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About dfwcre8tive

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  1. National Building Museum World's Fair Exhibit

    I went to the exhibit today while in DC for the weekend. It's a great show with a thorough coverage of how the World's Fairs of the time impacted American culture, architecture and design. It included a lot of interesting artifacts and images and the docent was very knowledgeable. I wish the exhibit would travel to the 6 featured cities; I'd love to see it in Dallas' Fair Park for a run!
  2. You can also find a summary of restoration work here: http://www.dallascityhall.com/pdf/park_and_rec/FairParkProjectSummary.pdf
  3. Over the past few months, some other news/happenings in Fair Park: The Texas Museum of Automotive History opened in the Women's Building (original site of the Ford Building). They plan on staying in that building until the Museum of Nature & Science (today housed in both the original Natural History Building and Fine Arts Building) consolodates and moves downtown to the new Perot Museum of Nature & Science under construction. Once this happens, the auto museum can take over the original Fine Arts Building (recently known as the Science Place Museum). http://www.tmah.org/ The Children's Aquarium at Fair Park recently reopened after a major renovation and slight expansion of the Aquarium Building. http://www.childrensaquariumfairpark.com/ Nouveau 47, a new community theater group, recently started hosting productions at the Magnolia Lounge. Performance are held in the restored Margo Jones Theatre. http://www.nouveau47.com/ The Top of Texas Centennial Tower is finally making progress for the Midway area. The 500-foot observation tower will open in 2013 when the Midway hopefully begins opening for the summer seasons.
  4. DART opened the light rail station at Fair Park in 2009. It was designed to blend in to the surrounding architecture and sits at the historic streetcar entrance and main gate to Fair Park. During construction of the station, the original entrance gates and pylon were restored as well.
  5. Yes, the restored Esplanade is great! Along with restoring the historic pylons, sound boxes, sculptures, landscaping and lighting the city took the opportunity to install a pretty incredible fountain system that performs regularly for special events (State Fair, Fourth of July, Christmas). Unfortunately it doesn't yet run year-round due to cost, but it's a great start. The Contralto and Countertenor sculpture were at one end of the Esplanade of State on two large pylons housing a speaker system for daily announcements. After the exposition, the plaster sculptures probably just crumbled apart. The reconstructed sculptures are bronze mounted on new 20 foot concrete pylons. The central pylon and cascading fountain were also restored/recreated. Although original to the 1936 design, the central pylon blocks the view of the Hall of State (it is said that George Dahl, general architect of the Centennial, added a pylon to block the Hall of State when the design of that building was given to another architect). The sound and light system was also restored along the length of the Esplanade: New fountains: http://www.youtube.c...h?v=UpUDSD27pVw http://www.youtube.c...h?v=EwewB4uw1zo Future projects: -- Cleaning the Hall of State's (the exterior needs a good scrubbing) -- Restoration of the bank of lights -- Restoration of the Court of Honor -- Recreation of the Ford Building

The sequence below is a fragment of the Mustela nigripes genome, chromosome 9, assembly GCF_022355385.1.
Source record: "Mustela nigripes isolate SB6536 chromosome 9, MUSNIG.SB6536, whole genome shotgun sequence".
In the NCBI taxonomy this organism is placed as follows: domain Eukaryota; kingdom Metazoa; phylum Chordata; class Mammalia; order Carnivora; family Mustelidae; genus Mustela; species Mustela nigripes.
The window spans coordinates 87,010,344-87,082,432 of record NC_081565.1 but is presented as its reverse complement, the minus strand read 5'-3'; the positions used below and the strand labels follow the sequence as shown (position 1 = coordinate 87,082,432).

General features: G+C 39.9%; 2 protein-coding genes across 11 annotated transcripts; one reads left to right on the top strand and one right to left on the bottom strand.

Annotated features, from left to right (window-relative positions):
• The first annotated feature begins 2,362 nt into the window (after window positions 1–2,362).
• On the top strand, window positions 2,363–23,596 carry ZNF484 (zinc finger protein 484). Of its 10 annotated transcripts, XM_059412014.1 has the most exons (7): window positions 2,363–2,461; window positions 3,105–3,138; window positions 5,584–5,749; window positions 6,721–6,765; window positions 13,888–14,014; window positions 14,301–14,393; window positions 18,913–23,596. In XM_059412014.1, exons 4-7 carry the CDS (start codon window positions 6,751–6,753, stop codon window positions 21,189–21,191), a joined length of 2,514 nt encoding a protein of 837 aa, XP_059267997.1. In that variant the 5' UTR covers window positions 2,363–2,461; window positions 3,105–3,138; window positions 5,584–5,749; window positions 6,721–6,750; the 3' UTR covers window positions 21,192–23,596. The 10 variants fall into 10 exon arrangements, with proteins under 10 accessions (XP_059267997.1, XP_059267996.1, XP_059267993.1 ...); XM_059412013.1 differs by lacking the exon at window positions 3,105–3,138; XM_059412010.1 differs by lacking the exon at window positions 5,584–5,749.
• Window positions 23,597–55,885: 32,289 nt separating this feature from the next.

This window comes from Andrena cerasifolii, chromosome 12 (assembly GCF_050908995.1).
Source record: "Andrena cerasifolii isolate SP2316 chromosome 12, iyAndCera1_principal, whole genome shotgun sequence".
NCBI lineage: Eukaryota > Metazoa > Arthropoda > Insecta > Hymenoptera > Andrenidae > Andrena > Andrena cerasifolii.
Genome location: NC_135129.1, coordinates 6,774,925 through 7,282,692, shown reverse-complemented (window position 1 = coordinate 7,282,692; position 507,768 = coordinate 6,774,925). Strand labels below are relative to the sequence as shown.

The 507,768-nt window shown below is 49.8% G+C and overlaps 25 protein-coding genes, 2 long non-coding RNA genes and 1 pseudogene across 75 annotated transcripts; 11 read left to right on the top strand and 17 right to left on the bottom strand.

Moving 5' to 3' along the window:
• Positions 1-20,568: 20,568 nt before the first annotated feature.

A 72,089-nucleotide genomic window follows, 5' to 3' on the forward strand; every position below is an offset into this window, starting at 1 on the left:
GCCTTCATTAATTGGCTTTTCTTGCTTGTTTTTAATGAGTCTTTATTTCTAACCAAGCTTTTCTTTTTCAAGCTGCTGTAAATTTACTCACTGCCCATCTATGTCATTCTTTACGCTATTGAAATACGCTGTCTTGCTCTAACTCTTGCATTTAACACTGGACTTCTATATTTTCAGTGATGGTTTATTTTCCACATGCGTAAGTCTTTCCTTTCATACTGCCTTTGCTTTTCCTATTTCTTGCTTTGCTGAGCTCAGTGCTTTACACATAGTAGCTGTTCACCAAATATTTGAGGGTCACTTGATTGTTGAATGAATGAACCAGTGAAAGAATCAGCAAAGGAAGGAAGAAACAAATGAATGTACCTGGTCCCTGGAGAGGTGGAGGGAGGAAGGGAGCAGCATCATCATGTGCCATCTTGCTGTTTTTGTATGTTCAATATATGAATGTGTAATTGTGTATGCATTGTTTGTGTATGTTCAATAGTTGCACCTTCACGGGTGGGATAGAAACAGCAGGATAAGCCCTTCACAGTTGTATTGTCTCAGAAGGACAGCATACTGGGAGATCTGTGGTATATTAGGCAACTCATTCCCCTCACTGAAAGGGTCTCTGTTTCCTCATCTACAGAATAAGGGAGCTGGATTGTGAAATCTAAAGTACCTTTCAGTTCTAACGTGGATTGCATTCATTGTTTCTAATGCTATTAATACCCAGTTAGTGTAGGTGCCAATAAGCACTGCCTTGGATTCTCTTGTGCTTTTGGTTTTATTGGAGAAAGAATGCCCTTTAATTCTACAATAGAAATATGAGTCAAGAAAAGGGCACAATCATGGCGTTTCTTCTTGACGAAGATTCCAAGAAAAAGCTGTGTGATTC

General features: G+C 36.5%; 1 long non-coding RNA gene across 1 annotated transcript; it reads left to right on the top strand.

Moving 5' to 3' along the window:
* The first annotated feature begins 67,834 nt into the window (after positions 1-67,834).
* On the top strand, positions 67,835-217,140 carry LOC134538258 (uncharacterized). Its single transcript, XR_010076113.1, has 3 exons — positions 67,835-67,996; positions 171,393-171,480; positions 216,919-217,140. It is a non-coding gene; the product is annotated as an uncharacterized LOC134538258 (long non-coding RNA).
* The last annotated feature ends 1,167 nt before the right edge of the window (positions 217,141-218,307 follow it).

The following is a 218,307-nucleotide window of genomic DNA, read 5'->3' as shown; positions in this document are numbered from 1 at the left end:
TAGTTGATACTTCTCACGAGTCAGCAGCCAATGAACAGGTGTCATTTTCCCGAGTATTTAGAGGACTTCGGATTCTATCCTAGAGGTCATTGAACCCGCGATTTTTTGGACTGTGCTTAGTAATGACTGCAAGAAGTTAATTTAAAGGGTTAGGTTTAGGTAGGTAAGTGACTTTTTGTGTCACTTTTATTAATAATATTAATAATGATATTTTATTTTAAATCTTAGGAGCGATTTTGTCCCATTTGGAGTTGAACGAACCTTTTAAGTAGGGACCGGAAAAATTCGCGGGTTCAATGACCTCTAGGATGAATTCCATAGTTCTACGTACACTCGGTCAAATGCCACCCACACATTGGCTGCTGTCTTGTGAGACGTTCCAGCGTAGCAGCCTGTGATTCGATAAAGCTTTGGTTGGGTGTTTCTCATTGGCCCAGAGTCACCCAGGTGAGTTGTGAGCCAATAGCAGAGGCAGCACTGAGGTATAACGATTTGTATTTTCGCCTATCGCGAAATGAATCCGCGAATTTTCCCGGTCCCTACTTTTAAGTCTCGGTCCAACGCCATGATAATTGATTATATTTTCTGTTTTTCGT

6. Yes, it really is a cultural treasure for the city. Over the past few years there has been a lot of focus on preserving and restoring the Art Deco architecture. Of course many of the structures predate the exposition, so several of them are approaching a century of use.
  7. Gene Autry shot his movie "The Big Show" during the run of the Texas Centennial. It gives a glimpse of the action and attractions of the exposition. GHkADPRhCtE
  8. Which fair would you most like to see added to PTU?

    I noticed the 1936 Texas Centennial Exposition listed with the fairs, but maybe the Greater Texas and Pan-American Exposition of 1937 should also be included/added to that. The same buildings were redecorated with new exhibits and ran for 4 months. http://www.watermelon-kid.com/places/FairPark/panam/panam_index.htm
  9. Yes, it's still there. The auditorium was actually building PRIOR to the Texas Centennial in 1925; that's why it's Spanish Baroque style doesn't match the other architecture (all the other existing buildings received a new Art Deco facade for the Centennial). For the Centennial the auditorium was converted into exhibit space for GM, which came into the game late. After the Centennial it reverted back to performance use. In 1972 it received a modernization and expansion, and still remains in use today. http://www.liveatthemusichall.com/
  10. Here's the site plan for the Texas Centennial. You can click here for a larger version: Also interesting to note is that the Dallas Historical Society has the original blueprints, sketches, and construction models for nearly every building of the Texas Centennial. These make up part of the thousands of items in their Centennial Collection. Unfortunately most of these items remain in storage for now, but there are plans to display them in a future museum at Fair Park. Their collection includes many of the original sketches for murals and maquettes for sculptures and it's very fascinating. These items have been very useful in recent years in helping restore the existing architecture of Fair Park. I was up at their warehouse the other day and shot these photos of one of the models. This book has some great photographs and details about the park's architecture: http://www.amazon.co...s/dp/0738579394